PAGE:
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Crazy Guy on a Bike – Who’s Also Blind and Deaf

Dick Hagan, who has Usher Syndrome, decided to bike across the country.

Lea en Español

By Kirsten Ballard

Dick Hagan dipped the back tire of his bike in the Chesapeake Bay in Yorktown, VA on April 29, 2022. The moment launched an 85-day ride across the country to Florence, Oregon where Hagan’s front tire met the Pacific.

The 4,208 mile ride is an impressive feat for anyone. Even more impressive when Hagan admits he got back into cycling at age 50 and completed the ride at 61 years old. Oh – and he’s deaf and legally blind.

Hagan was diagnosed with hearing loss before he was two and fitted with a hearing aid “the size of a deck of cards” when he was about five years old. Then in his early teens, he began to have trouble seeing in the dark. He was diagnosed with Usher Syndrome, a genetic condition where hearing and vision progressively degenerate.

He has type 2A Usher Syndrome which means his hearing loss is stable but his vision loss progressively got worse. He was declared legally blind in 2016 and went on disability in 2019.

On his blog,, Hagan both detailed his transAmerica ride and shares information about Usher Syndrome.

“I did not do this bike tour just to raise Usher Syndrome awareness but I did raise awareness while following my passion,” he says.

On his site, Hagan illustrates his vision loss and how Ushers has manifested for him. “For vision, I do not have any peripheral vision so imagine looking through a drinking straw through several layers of dirty window screens. And I don’t see much in a dimly lit environment, so on a clear full moon night, I would only see the moon and everything else is all black, I wouldn’t be able to find one star or see you standing next to me. I need assistance inside all buildings due to the artificial lighting,” he says.

Hagan says a common misconception he gets is that people think of deaf and blind as insular diagnosis and not a sliding scale. “People seem to understand when someone is hard of hearing because of hearing aids but with vision, people think either eyes work or they do not and nothing in between.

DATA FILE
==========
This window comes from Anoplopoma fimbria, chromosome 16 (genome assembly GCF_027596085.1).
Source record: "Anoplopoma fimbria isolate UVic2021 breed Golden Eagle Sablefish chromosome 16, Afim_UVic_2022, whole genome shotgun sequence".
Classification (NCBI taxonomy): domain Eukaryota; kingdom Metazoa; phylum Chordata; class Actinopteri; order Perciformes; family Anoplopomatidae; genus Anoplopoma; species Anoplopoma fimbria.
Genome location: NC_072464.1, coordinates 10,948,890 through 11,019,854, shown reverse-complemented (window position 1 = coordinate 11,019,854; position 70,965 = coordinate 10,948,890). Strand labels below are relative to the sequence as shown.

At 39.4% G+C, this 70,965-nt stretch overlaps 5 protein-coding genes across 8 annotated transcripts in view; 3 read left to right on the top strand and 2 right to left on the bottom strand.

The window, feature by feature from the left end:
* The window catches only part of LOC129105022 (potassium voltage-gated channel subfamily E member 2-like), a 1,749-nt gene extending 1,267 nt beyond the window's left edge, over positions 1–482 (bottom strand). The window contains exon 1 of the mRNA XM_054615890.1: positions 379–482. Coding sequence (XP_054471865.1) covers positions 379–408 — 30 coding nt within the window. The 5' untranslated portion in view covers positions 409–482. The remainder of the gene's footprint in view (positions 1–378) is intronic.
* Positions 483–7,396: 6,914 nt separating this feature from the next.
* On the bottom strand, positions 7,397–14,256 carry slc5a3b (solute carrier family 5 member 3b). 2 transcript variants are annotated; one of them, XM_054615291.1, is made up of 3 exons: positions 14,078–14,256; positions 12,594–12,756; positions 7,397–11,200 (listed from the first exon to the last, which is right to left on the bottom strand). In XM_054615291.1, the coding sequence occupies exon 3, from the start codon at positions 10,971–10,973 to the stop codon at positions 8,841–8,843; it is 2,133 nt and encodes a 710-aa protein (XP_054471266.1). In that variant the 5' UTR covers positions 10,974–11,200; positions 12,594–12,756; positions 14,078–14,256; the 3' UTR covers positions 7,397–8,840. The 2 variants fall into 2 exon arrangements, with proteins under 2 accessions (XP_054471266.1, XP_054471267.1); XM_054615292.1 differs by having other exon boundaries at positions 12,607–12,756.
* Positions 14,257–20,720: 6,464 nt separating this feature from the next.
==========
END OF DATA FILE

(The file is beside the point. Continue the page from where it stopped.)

When he was diagnosed, Hagan says he took the news okay. “I was a young teenager feeling invincible…but my mom cried the entire hour drive home. I sat in the back seat looking at her telling myself, ‘Well, I’m not blind yet’ and still have that attitude to this day,” he says.

It was that attitude that gave him the moxie to attempt (and complete) his transAmerica ride. Inspired by journals and audiobooks of bike tours, Hagan mapped out the 76 day ride and rest days with the only goal of being in Pueblo, Colorado by June 15th.

Before he pushed off from Virginia, Hagan had only done week-long self-supported rides over the last 10 summers but says it was nothing like this undertaking.

Hagan was accompanied by two guide cyclists–Greg Holm, who Hagan has known since middle school and Wade Bloecher, who he met in a local bike club 10 years ago.

“My guide cyclists know my limitations pretty well and I would have only gone if I trusted them 100 percent,” he says.  “I hope they love their life as much as I love mine and do not take risks with a deaf-blind cyclist in tow.”

He says that they did not plan more than a few days in advance. “It’s nearly impossible to plan out for the entire tour with inclement weather, mechanical failure, illness and/ or injury.” Hagan had a crash in Lexington, Virginia because of a lip in the road. He suffered road rash, a bruised hip and bruised jaw but continued on.

“The tour was more of a barrier than I thought,” he says. “I didn’t realize how blind I am until I got out of my comfort zone.”

He thinks eventually his vision degeneration will make his road cycling impossible. But he says he plans to transition to indoor cycling and pedaling virtually all around the world.

“Ability is stronger than disability and focus on what you can hear and see and not on what you do not see or do not hear,” he says.


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